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'Exploring Number Patterns You Make' printed from http://nrich.maths.org/
Why work on this project?
Working on this activity
can encourage learners to work together, discuss ideas, test things out and explore further. This is how it is to be a mathematician, working alongside other mathematicians, and children can experience this within their own classrooms. The activity can engage pupils in exploring orginal patterns, in contrast to number
patterns that the teacher or books suggest.
After the pupils have seen and written down the numbers as they appear at the bottom of the screen it is time for them to be Maths Detectives.
Ask them what they notice about the numbers. Encourage them to articulate anything at all - any pattern. You could ask them to talk about what is the same and what is different about the numbers in the list to get them started.
It could be that someone notices the number of digits in each of the numbers and how they increase. It may be that they notice a pattern in the units numbers or the tens or ... This sheet shows some possible patterns learners might explore. (It is intended to show you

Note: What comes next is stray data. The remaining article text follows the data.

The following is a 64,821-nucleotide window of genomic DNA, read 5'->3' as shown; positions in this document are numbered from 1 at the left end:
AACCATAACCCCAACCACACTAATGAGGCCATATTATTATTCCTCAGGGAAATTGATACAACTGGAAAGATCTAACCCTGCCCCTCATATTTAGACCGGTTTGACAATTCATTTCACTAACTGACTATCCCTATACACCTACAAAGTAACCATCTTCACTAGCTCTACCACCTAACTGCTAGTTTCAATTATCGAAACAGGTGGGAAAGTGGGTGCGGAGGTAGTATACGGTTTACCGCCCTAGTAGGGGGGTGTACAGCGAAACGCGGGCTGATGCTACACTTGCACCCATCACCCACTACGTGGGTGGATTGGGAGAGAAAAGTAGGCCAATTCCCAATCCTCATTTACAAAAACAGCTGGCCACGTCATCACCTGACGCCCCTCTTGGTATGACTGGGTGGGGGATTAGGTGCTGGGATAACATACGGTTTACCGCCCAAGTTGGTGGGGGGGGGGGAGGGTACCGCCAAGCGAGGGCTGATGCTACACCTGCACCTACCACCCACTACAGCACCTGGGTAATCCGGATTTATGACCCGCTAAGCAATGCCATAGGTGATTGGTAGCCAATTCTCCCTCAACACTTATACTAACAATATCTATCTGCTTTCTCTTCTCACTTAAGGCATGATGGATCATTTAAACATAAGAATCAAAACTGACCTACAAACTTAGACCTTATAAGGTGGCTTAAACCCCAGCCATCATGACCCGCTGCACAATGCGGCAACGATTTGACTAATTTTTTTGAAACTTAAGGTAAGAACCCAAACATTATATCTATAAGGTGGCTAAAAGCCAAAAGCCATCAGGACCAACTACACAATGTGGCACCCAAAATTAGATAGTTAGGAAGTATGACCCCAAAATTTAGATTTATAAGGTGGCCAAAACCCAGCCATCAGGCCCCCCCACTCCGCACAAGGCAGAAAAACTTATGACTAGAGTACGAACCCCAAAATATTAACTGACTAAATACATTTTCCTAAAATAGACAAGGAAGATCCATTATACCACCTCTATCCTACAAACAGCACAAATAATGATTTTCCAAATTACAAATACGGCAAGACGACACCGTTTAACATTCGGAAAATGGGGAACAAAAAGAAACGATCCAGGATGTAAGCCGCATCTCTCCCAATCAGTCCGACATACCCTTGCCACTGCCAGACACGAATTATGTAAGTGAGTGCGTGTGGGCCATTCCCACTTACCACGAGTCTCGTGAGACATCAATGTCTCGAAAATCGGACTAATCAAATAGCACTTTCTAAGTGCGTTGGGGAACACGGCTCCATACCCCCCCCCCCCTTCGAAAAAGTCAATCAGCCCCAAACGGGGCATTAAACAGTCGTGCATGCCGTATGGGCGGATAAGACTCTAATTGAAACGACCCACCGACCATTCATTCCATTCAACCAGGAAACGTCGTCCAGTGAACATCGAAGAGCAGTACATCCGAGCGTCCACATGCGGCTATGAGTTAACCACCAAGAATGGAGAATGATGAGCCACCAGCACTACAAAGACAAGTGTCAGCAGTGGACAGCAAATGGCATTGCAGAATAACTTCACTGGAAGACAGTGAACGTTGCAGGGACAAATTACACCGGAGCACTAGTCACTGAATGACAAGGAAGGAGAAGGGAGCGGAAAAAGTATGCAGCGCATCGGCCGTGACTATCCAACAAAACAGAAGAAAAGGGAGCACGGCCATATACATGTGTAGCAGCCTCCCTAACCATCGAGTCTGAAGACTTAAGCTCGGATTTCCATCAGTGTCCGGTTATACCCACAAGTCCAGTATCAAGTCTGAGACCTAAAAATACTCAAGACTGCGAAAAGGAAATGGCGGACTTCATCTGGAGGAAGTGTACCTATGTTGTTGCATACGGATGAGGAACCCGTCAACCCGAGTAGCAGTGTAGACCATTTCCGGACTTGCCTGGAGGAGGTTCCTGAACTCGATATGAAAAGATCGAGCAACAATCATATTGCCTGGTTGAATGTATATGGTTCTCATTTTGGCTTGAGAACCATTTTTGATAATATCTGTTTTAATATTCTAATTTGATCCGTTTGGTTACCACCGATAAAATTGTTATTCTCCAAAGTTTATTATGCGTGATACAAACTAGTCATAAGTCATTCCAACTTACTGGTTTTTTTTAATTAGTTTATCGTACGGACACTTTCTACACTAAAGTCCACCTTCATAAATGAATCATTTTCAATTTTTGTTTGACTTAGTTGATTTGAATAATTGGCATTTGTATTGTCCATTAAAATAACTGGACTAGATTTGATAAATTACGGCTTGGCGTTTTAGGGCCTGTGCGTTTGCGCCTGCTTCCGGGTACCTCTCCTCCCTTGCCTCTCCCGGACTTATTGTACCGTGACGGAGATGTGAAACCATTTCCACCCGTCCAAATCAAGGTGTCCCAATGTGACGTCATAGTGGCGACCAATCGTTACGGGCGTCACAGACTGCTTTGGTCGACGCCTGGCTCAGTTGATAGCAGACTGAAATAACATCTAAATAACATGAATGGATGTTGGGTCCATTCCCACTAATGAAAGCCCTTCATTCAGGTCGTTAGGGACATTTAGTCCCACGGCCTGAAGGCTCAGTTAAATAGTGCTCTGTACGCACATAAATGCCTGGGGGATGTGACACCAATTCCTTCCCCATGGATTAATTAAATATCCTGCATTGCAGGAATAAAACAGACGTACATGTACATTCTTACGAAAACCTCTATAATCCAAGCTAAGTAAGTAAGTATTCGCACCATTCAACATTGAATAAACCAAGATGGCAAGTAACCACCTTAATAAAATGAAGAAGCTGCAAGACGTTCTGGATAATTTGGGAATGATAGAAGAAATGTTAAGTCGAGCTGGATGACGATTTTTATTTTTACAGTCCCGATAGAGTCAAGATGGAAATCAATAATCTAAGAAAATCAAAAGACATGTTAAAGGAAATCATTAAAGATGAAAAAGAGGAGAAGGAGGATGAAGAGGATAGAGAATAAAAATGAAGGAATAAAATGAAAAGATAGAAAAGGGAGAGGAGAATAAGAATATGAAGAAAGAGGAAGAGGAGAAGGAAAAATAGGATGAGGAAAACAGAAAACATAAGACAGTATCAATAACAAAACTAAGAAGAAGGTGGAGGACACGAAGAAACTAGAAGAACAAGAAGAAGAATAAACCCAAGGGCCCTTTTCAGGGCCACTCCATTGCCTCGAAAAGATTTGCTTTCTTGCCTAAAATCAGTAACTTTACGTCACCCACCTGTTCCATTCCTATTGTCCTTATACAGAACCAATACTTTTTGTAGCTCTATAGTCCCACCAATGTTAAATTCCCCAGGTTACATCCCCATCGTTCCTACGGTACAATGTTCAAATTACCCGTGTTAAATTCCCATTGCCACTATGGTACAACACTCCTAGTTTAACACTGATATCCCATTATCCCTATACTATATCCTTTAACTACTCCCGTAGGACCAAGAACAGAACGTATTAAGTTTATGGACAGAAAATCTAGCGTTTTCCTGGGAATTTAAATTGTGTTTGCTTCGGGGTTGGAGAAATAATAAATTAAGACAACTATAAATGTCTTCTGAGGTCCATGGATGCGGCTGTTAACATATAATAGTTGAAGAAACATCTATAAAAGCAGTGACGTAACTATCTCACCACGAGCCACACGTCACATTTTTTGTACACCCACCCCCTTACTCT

the possibilities rather than being a sheet to share with children.) It can sometimes be useful in number patterns to explore the digital roots too. This article explains what digital roots are. By working in this exploratory way the pupils can be looking at number
patterns that NO-ONE has ever explored before. WOW!
So, you've noticed ... what could we do with that?
So, you've got the idea that ... could we explore this further?
What slight change could you make to the set-up so that we explore something similar?
What possible questions could we ask?
Can you make any predictions about what might happen when we change the set-up?
What is the same? What is different?
Can you explain?
When the pupils explore further by changing just one part of the $5$ bits that make up the first number pattern. i.e. $3\times4-6$ or $3\times4+5$ or $3\times3-5$ etc new results wll be found and can be compared.
Some pupils may find it easier to explore one step patterns first before they move on to more complicated patterns.